Well, well, well. The Presidents’ Trophy–winning Florida Panthers were swept by the Tampa Bay Lightning. Their sad final game Monday, incredibly, doubled as the first game they’d been shut out all season. Andrei Vasilevskiy made 49 saves to finish the series with a .980 save percentage, allowing only three goals in four games to the highest-scoring offense in the league. In front of him last night, Tampa scored two disallowed goals and then eventually a legal one—the only one they got past Sergei Bobrovsky, before adding an empty-netter. You’ll have trouble convincing me the waved-off goals weren’t part of some championship mind game. Neurotransmitters, synapses, you know. Surely in every hockey player’s brain there’s a DEJECTION chemical triggered by a goal horn heard on the road.
By the time they arrived in the second round, the sheen of Florida’s high-octane (it’s not a piece of writing about the Panthers without the word “high-octane”) regular season had worn off. An older, slower Capitals team gave them some trouble in the first round. If the Capitals couldn’t actually finish the job themselves, they sort of showed you how it might be done: limit Florida’s rush offense by mucking up the neutral zone and see if you can’t gain the special teams edge. Tampa lives to do that. (Just ask the Leafs about the way the Lightning kill with special teams, even when they’re not clicking elsewhere.) And that is what Tampa did! Florida’s power play, converting at 24 percent in the regular season, went totally cold. Funny enough, going 1-for-13 on the power play in this series was actually an improvement over the last round, where the Panthers were 0-for-18. “It’s already caused me sleepless nights,” said interim head coach Andrew Brunette last night, fully taking the blame for the sorry special teams. “It might cause me a sleepless summer.”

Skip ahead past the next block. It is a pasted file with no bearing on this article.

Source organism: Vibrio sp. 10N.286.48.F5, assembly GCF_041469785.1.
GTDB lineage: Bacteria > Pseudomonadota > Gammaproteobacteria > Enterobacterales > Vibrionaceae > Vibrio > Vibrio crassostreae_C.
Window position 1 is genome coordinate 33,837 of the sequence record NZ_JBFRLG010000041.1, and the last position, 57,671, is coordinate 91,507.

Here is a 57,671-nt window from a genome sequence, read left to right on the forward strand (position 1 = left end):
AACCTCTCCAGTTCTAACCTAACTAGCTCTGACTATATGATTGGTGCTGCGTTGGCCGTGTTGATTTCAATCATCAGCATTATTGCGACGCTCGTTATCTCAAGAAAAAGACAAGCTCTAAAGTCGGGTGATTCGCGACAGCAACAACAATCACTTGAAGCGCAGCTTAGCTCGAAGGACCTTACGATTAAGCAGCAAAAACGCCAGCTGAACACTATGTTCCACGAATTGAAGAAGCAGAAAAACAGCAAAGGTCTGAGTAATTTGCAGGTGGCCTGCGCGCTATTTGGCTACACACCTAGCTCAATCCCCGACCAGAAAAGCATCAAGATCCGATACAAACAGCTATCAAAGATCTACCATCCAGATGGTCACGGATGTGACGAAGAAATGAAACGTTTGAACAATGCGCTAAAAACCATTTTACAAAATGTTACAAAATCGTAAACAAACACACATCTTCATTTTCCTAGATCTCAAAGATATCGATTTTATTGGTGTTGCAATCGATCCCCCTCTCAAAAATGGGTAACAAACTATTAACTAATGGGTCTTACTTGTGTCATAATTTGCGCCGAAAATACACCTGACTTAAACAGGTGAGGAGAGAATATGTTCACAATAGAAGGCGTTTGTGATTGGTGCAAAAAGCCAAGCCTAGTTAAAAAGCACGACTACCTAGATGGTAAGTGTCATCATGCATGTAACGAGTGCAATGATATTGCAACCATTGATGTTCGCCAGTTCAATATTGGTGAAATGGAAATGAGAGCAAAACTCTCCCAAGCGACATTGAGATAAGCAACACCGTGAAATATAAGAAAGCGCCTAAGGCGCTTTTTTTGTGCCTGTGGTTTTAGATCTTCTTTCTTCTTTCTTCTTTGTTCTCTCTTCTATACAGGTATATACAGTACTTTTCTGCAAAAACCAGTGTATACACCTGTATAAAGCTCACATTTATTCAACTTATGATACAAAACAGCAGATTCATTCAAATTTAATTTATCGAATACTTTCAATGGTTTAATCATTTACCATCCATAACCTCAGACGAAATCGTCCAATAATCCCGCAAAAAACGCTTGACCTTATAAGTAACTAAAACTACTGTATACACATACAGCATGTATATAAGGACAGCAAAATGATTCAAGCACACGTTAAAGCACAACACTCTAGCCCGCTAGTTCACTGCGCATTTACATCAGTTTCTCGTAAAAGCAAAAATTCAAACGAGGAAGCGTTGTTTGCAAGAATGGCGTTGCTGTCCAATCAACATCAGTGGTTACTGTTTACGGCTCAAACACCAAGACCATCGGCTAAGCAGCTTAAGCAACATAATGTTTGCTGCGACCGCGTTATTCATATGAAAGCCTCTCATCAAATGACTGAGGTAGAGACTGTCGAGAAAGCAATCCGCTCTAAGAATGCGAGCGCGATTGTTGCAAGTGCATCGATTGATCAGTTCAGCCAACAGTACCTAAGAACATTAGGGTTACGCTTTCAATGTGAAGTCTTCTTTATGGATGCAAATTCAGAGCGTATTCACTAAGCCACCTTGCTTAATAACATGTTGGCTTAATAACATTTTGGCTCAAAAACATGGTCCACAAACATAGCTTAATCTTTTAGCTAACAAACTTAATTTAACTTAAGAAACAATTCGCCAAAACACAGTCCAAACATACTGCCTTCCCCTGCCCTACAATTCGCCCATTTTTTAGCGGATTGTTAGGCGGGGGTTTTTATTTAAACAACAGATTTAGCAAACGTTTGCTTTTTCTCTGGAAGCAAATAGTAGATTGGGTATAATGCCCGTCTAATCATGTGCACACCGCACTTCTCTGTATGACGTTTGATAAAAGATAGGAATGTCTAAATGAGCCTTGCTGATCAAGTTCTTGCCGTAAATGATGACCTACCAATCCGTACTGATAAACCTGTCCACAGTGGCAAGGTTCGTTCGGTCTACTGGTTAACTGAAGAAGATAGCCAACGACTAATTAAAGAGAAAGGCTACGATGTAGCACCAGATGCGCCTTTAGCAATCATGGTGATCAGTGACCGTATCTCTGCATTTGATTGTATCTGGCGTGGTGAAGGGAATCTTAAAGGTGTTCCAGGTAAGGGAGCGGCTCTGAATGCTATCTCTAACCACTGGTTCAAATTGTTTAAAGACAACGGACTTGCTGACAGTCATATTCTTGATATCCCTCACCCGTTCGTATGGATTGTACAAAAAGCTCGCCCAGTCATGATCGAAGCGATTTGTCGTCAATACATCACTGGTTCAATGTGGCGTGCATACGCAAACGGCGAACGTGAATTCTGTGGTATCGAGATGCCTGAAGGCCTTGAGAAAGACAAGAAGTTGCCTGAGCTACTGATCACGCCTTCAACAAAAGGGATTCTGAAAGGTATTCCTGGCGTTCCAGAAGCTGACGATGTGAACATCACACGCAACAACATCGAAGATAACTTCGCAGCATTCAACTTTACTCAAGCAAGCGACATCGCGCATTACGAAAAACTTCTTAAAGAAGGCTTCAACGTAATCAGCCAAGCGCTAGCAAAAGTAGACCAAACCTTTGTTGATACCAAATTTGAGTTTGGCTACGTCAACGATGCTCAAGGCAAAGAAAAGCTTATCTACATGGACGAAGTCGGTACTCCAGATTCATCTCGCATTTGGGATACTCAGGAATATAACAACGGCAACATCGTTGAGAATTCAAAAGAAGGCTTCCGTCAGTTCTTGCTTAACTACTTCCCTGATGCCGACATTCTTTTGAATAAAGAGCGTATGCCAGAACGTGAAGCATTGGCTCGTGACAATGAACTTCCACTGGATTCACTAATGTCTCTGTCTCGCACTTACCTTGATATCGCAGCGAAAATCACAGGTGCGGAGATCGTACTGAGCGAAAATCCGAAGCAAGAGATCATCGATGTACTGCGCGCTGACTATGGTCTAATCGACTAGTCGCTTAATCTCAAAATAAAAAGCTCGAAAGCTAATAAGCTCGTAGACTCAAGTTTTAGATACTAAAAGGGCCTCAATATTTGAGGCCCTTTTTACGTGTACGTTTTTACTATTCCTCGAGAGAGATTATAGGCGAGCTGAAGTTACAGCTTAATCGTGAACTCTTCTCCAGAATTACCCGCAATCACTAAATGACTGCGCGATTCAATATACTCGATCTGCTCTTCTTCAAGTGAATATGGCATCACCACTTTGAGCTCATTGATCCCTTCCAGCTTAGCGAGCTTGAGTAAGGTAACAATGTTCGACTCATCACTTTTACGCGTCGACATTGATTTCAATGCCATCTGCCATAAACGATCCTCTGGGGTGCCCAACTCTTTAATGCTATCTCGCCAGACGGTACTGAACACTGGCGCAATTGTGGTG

In the regular season, I often watched the Panthers outclass some bad team or other and thought, Wow, how do you guys ever lose? They wore down defenses with their speed. They never let an opponent’s mistake go unpunished. The transition game achieved amazing things: It felt like a Panthers D-man would gain possession and BAM!, just like that, everyone’s feet were moving, and they were on an odd-man rush. When the Panthers played good teams, the losses—if still rare—became a little easier to imagine. The goaltending came and went. The defensemen were prone to weird puck management decisions and dumb penalties; both, I’d say, proved fatal against Tampa. The Panthers’ star players all had an unimpressive series, too. I would dispute any claims that Aleksander Barkov and Jonathan Huberdeau were invisible by arguing that they were, at times, visibly bad. Carter Verhaeghe, Florida’s hero in the first round, finished pointless, with only seven shots on goal across four games. It tracks that an offense that scored, by a rough estimate, 80 or 90 goals off the Detroit Red Wings’ defensive breakdowns might dry up in the playoffs, where there are fewer breakdowns and no Detroit Red Wings to exploit.
Don’t feel too bad, Panthers. By advancing to the second round, you exceeded my expectations; I picked Washington to win in six. I wish I’d put this skepticism in writing before the playoffs started so as to look more like a BRAIN GENIUS and less like someone swooping in after the fact to say they are “mentally fragile” and “don’t know how to win. ” But let me swoop anyway. Please. I’ve been waiting months to do this: Jonathan Huberdeau is a secondary assist merchant. Anton Lundell was carried by Mason Marchment. Mason March was carried by Sam Reinhart. Barkov? Yeah, I’ll say the bark is off; he does not have that dawg in him. MacKenzie Weegar lacks true feel for the game. Claude Gi-who? Only one Panther made it onto my Guys List this year: Maxim Mamin. The Rangers had more regulation wins. A dumb sports radio mini-scandal was entirely wasted on them! You could buy lower-bowl tickets to the first two games of the series for $100 apiece. Unserious frankness. Mentally fragile. And if you ask me, they don’t know how to win.